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Montgomery's city elections put on hold

MONTGOMERY (AP) — The U.S. Justice Department has put Montgomery's city elections, scheduled for Aug. 28, on hold while officials study allegations that some black college students won't have a chance to vote.

Justice Department officials have notified the city that they need additional information to make a final decision about the election date.

Justice Department officials had initially allowed the city to move its elections for mayor and city council seats from Oct. 2 to Aug. 28. But the department later received a letter from Alabama Democratic Conference chairman Joe Reed who said black students who attend Alabama State University would be back on campus less than a week before the election and would not be able to register to vote. Classes at ASU start Aug. 22.

City officials had originally changed the date to allow military personnel overseas enough time to return mail-in ballots if a runoff were needed. The October date would not have allowed the 42 days required by the federal government between municipal elections and runoffs.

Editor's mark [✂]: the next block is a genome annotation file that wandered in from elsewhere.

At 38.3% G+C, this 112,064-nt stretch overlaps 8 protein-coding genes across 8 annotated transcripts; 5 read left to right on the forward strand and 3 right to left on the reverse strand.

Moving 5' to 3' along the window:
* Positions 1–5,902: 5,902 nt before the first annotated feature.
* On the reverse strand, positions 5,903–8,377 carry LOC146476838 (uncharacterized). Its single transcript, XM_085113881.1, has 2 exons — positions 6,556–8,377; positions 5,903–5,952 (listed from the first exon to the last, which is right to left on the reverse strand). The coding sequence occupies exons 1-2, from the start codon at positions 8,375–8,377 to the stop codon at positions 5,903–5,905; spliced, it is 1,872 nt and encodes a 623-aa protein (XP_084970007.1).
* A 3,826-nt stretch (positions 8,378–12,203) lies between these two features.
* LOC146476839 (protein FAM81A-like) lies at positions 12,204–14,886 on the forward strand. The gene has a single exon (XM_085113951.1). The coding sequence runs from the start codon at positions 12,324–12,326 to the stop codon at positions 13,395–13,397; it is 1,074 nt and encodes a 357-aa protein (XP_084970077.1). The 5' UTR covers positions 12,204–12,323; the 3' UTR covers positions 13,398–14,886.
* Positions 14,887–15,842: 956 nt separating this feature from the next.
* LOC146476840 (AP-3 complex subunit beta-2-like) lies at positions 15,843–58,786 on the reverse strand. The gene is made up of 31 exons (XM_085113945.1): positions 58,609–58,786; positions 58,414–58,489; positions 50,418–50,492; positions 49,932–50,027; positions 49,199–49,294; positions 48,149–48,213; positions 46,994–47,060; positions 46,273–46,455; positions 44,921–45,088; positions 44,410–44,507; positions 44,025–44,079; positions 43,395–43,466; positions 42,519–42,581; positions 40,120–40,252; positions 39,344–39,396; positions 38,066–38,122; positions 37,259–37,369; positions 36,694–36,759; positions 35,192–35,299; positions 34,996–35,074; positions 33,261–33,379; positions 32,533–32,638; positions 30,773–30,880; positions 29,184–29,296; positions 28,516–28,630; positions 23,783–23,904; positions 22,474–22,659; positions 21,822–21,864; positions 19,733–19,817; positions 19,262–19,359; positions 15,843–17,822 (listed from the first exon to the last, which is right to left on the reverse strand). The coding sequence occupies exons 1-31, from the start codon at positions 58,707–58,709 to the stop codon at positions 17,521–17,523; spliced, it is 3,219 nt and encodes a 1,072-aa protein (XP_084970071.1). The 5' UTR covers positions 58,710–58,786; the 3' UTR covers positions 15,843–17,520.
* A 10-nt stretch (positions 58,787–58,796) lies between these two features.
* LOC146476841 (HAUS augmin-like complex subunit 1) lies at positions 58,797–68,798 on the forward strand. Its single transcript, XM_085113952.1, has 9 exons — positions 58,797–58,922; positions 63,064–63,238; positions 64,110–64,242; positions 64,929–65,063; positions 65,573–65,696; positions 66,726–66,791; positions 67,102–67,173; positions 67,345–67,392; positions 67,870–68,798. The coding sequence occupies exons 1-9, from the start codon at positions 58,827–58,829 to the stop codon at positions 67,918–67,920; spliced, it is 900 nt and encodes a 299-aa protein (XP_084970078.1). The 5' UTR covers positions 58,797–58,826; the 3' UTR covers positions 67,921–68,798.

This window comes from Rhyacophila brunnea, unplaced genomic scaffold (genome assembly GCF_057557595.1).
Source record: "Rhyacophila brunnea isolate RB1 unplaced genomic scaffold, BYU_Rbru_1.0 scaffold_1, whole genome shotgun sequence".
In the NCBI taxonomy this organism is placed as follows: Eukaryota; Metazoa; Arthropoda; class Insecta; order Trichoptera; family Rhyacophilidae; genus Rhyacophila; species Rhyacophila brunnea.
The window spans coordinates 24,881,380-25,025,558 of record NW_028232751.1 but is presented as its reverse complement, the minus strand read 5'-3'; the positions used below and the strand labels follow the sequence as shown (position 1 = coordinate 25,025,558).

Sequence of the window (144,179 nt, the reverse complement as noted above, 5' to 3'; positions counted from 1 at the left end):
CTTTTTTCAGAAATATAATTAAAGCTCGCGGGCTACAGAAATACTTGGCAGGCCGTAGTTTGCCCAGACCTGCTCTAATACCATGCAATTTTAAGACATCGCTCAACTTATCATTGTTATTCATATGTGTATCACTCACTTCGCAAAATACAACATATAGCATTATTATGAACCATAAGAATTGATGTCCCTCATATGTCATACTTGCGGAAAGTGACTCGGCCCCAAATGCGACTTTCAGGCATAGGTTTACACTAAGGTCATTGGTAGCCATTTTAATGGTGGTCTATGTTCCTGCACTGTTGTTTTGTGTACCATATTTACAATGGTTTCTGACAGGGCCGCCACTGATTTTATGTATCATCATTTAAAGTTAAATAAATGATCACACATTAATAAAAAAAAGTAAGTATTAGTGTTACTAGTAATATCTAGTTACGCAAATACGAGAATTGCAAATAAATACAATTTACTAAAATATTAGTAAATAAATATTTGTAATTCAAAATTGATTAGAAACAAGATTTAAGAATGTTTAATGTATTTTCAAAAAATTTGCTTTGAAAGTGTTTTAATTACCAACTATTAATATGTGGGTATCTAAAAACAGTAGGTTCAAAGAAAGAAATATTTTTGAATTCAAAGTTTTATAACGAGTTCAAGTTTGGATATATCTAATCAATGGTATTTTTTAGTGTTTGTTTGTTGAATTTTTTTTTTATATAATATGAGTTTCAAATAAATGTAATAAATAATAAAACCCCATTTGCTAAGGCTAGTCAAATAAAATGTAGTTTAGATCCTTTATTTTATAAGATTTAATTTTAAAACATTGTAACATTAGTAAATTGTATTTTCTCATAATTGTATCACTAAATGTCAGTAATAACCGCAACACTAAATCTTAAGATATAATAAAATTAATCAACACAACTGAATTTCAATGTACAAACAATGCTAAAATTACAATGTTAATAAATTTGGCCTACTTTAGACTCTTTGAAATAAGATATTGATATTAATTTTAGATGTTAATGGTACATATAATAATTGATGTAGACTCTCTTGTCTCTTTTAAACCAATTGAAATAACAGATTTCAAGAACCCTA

In his letter, Reed argued that the federal requirement should apply to college students as well as military personnel.

Both Reed and city officials were informed by letter this week that "the change in election date remains legally unenforceable" until federal officials have reviewed the information from the city and made a final decision.

"That means you can't have it," said Rep. Alvin Holmes, D-Montgomery, who is active in the Alabama Democratic Conference. "In my opinion the date will stay Oct. 2, the way they've been having it all the time."

Mayor Bobby Bright, who is running for a third term, said he simply wants a decision on the date.

"You know what my position is? Somebody give me an official date," said Bright. "We have done everything we can and we don't want to disenfranchise anybody."

Copyright 2005 Associated Press. All rights reserved. This material may not be published, broadcast, rewritten or redistributed.

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